March 29, 2011 in City

County commissioners to decide today on delaying jail bond vote

By The Spokesman-Review
 
Dates abandoned

Several prospective election dates, including one next month, have been abandoned as county officials refined the proposal.

Spokane County commissioners plan to decide today whether to keep a jail bond measure off the ballot this year.

Commissioners appear to be leaning in that direction and have scheduled a news conference this afternoon to announce their decision.

“We haven’t made that decision yet,” Commissioner Mark Richard said Monday. “We’re planning on having a discussion throughout tomorrow.”

Waiting in the wings for a future discussion is the possibility of breaking the proposed $199.5 million bond measure into more-digestible pieces. Commissioners Al French and Todd Mielke have expressed interest in that approach.

Richard, who has taken the lead on the jail proposal, said he “vehemently” favors a “comprehensive” approach. He wants “an empty jail bed” to back up programs designed to keep offenders out of jail.

Richard said he doesn’t know whether that objective can be maintained with phased construction.

“I haven’t put my arms around that yet,” he said.

The current plan calls for a 752-bed Geiger replacement, a new 192-bed community corrections center and renovation of the Spokane County Jail back to its original 462 beds – for a total of 1,406 beds.

Several prospective election dates, including one next month, have been abandoned as county officials refined the proposal.

If commissioners put off the vote again, they likely would abandon a controversial emergency effort to rezone the proposed site of a Geiger Corrections Center replacement.

“There wouldn’t be any emergency,” Richard said.

An emergency declaration allowed the county Planning Commission to begin work on rezoning the site near the Medical Lake interchange on Interstate 90 without waiting for the normal annual review period this fall.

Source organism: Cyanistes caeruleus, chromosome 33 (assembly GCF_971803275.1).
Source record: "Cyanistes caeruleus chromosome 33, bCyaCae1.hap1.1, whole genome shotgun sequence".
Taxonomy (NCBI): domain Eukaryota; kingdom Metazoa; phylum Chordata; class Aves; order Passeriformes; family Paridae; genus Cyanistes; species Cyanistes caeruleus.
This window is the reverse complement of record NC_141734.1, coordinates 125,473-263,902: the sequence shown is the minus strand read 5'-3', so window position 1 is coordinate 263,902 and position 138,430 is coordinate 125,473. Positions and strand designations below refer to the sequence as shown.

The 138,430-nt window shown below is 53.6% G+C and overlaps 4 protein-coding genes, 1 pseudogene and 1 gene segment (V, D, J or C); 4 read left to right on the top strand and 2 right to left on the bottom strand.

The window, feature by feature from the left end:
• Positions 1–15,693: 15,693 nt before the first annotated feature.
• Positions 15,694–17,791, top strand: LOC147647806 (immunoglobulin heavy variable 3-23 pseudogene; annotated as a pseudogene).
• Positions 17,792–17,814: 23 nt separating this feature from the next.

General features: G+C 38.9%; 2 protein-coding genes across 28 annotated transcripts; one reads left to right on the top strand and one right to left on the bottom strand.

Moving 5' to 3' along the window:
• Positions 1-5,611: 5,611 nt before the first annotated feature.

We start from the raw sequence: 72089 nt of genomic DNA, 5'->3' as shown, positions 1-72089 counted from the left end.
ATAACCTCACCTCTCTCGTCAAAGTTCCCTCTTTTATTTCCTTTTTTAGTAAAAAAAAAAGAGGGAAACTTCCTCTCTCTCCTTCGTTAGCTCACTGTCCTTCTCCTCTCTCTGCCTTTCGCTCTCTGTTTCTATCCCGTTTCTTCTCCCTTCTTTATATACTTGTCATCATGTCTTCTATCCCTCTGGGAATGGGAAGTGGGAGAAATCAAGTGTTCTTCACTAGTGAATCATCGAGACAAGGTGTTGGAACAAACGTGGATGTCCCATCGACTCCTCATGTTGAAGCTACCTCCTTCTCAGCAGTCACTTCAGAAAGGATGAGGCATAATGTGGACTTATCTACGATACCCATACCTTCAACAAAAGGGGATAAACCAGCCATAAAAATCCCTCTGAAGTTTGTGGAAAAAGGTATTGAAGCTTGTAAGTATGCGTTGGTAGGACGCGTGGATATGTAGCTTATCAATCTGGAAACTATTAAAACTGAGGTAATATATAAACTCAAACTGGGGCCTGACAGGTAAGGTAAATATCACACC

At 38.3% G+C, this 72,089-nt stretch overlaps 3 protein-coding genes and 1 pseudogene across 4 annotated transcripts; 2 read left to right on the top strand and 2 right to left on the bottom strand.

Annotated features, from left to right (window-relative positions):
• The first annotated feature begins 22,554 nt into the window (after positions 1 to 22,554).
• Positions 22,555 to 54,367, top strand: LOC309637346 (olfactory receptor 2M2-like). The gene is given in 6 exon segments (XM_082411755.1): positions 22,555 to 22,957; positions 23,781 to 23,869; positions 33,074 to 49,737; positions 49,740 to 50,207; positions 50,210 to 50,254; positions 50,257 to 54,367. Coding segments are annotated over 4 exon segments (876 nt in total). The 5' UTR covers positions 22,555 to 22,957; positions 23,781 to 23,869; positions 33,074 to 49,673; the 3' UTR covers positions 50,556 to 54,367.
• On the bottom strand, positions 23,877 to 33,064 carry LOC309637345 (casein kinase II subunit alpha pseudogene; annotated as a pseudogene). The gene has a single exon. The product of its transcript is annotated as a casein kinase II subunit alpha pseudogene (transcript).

Opponents argued at a March 17 public hearing that no true emergency ever existed, opening a door for litigation that could cloud a bond sale. Closing that door isn’t likely to silence jail and land-use critics.

They also object that it’s inappropriate to rezone 429 acres and enlarge an urban growth area to accommodate a 40-acre jail site. The land would be rezoned from “rural traditional” to “light industrial,” a category that already is abundant on the West Plains.

Meanwhile, commissioners are considering a Nevada company’s offer to design and build the project on a lease-to-own basis.

Peter Wenner, senior vice president of the Molasky Group of Companies, told commissioners last week that the firm has experience in reducing costs on jails and other public buildings. A savings of 18 percent to 20 percent is possible, Wenner suggested.

However, the lease-to-own formula that has helped other local governments has limited value for Spokane County. Officials say a bond measure probably would still be needed because the county doesn’t have enough general fund income to cover lease payments.

Even so, Richard said he is “extremely intrigued” by Wenner’s proposal.

“I am challenging our staff to really scrub our assumptions,” he said.

Perhaps lease payments could be afforded if maintenance and operation costs could be reduced sufficiently, Richard said.


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